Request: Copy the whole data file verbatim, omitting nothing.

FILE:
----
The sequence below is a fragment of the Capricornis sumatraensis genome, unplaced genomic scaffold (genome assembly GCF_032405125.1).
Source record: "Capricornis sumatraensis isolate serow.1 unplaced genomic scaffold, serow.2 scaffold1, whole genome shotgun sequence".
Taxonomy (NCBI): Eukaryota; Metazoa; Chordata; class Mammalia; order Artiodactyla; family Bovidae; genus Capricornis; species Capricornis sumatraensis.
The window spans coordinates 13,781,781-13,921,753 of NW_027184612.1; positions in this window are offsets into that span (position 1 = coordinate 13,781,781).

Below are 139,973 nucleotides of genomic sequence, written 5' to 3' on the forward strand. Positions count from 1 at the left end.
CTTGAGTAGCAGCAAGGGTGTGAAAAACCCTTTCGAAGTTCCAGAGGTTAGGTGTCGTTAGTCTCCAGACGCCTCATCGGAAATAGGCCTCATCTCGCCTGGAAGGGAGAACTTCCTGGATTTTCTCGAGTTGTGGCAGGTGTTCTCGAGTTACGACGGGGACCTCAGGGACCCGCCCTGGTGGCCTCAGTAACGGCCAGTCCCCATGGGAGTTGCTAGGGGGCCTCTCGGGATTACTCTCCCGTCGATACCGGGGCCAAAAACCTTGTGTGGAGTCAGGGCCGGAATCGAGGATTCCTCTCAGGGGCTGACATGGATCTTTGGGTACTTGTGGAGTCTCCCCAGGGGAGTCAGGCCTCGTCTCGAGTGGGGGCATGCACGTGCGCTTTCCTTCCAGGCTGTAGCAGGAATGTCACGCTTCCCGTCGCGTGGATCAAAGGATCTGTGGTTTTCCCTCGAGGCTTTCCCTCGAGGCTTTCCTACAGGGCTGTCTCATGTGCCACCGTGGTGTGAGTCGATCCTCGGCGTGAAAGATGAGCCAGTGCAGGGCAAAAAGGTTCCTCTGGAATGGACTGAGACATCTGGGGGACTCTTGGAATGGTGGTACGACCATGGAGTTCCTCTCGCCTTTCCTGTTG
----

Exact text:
The sequence below is a fragment of the Capricornis sumatraensis genome, unplaced genomic scaffold (genome assembly GCF_032405125.1).
Source record: "Capricornis sumatraensis isolate serow.1 unplaced genomic scaffold, serow.2 scaffold1, whole genome shotgun sequence".
Taxonomy (NCBI): Eukaryota; Metazoa; Chordata; class Mammalia; order Artiodactyla; family Bovidae; genus Capricornis; species Capricornis sumatraensis.
The window spans coordinates 13,781,781-13,921,753 of NW_027184612.1; positions in this window are offsets into that span (position 1 = coordinate 13,781,781).

Below are 139,973 nucleotides of genomic sequence, written 5' to 3' on the forward strand. Positions count from 1 at the left end.
CTTGAGTAGCAGCAAGGGTGTGAAAAACCCTTTCGAAGTTCCAGAGGTTAGGTGTCGTTAGTCTCCAGACGCCTCATCGGAAATAGGCCTCATCTCGCCTGGAAGGGAGAACTTCCTGGATTTTCTCGAGTTGTGGCAGGTGTTCTCGAGTTACGACGGGGACCTCAGGGACCCGCCCTGGTGGCCTCAGTAACGGCCAGTCCCCATGGGAGTTGCTAGGGGGCCTCTCGGGATTACTCTCCCGTCGATACCGGGGCCAAAAACCTTGTGTGGAGTCAGGGCCGGAATCGAGGATTCCTCTCAGGGGCTGACATGGATCTTTGGGTACTTGTGGAGTCTCCCCAGGGGAGTCAGGCCTCGTCTCGAGTGGGGGCATGCACGTGCGCTTTCCTTCCAGGCTGTAGCAGGAATGTCACGCTTCCCGTCGCGTGGATCAAAGGATCTGTGGTTTTCCCTCGAGGCTTTCCCTCGAGGCTTTCCTACAGGGCTGTCTCATGTGCCACCGTGGTGTGAGTCGATCCTCGGCGTGAAAGATGAGCCAGTGCAGGGCAAAAAGGTTCCTCTGGAATGGACTGAGACATCTGGGGGACTCTTGGAATGGTGGTACGACCATGGAGTTCCTCTCGCCTTTCCTGTTG